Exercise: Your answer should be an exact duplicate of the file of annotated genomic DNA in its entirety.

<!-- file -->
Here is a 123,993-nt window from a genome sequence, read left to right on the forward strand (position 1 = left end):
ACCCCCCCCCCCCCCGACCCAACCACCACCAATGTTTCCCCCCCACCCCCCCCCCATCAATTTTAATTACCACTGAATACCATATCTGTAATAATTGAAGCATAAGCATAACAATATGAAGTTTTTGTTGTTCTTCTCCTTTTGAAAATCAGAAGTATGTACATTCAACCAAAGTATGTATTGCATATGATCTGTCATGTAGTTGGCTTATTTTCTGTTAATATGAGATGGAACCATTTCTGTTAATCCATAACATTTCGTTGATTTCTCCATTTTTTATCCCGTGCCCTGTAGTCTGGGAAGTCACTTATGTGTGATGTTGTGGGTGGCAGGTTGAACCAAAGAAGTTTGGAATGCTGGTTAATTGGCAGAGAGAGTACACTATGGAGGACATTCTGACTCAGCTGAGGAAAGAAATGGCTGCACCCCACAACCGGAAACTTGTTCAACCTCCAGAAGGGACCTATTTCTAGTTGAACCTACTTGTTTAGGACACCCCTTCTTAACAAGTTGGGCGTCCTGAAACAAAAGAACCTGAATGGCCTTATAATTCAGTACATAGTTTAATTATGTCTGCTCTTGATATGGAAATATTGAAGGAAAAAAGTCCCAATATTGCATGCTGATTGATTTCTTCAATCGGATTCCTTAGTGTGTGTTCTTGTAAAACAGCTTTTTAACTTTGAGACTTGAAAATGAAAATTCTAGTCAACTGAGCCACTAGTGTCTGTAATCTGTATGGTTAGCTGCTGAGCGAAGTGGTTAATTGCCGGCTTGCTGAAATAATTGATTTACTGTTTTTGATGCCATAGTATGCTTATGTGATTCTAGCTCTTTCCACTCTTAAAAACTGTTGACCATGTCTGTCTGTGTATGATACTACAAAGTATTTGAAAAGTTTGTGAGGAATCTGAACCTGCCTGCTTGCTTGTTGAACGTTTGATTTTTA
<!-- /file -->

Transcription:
Here is a 123,993-nt window from a genome sequence, read left to right on the forward strand (position 1 = left end):
ACCCCCCCCCCCCCCGACCCAACCACCACCAATGTTTCCCCCCCACCCCCCCCCCATCAATTTTAATTACCACTGAATACCATATCTGTAATAATTGAAGCATAAGCATAACAATATGAAGTTTTTGTTGTTCTTCTCCTTTTGAAAATCAGAAGTATGTACATTCAACCAAAGTATGTATTGCATATGATCTGTCATGTAGTTGGCTTATTTTCTGTTAATATGAGATGGAACCATTTCTGTTAATCCATAACATTTCGTTGATTTCTCCATTTTTTATCCCGTGCCCTGTAGTCTGGGAAGTCACTTATGTGTGATGTTGTGGGTGGCAGGTTGAACCAAAGAAGTTTGGAATGCTGGTTAATTGGCAGAGAGAGTACACTATGGAGGACATTCTGACTCAGCTGAGGAAAGAAATGGCTGCACCCCACAACCGGAAACTTGTTCAACCTCCAGAAGGGACCTATTTCTAGTTGAACCTACTTGTTTAGGACACCCCTTCTTAACAAGTTGGGCGTCCTGAAACAAAAGAACCTGAATGGCCTTATAATTCAGTACATAGTTTAATTATGTCTGCTCTTGATATGGAAATATTGAAGGAAAAAAGTCCCAATATTGCATGCTGATTGATTTCTTCAATCGGATTCCTTAGTGTGTGTTCTTGTAAAACAGCTTTTTAACTTTGAGACTTGAAAATGAAAATTCTAGTCAACTGAGCCACTAGTGTCTGTAATCTGTATGGTTAGCTGCTGAGCGAAGTGGTTAATTGCCGGCTTGCTGAAATAATTGATTTACTGTTTTTGATGCCATAGTATGCTTATGTGATTCTAGCTCTTTCCACTCTTAAAAACTGTTGACCATGTCTGTCTGTGTATGATACTACAAAGTATTTGAAAAGTTTGTGAGGAATCTGAACCTGCCTGCTTGCTTGTTGAACGTTTGATTTTTA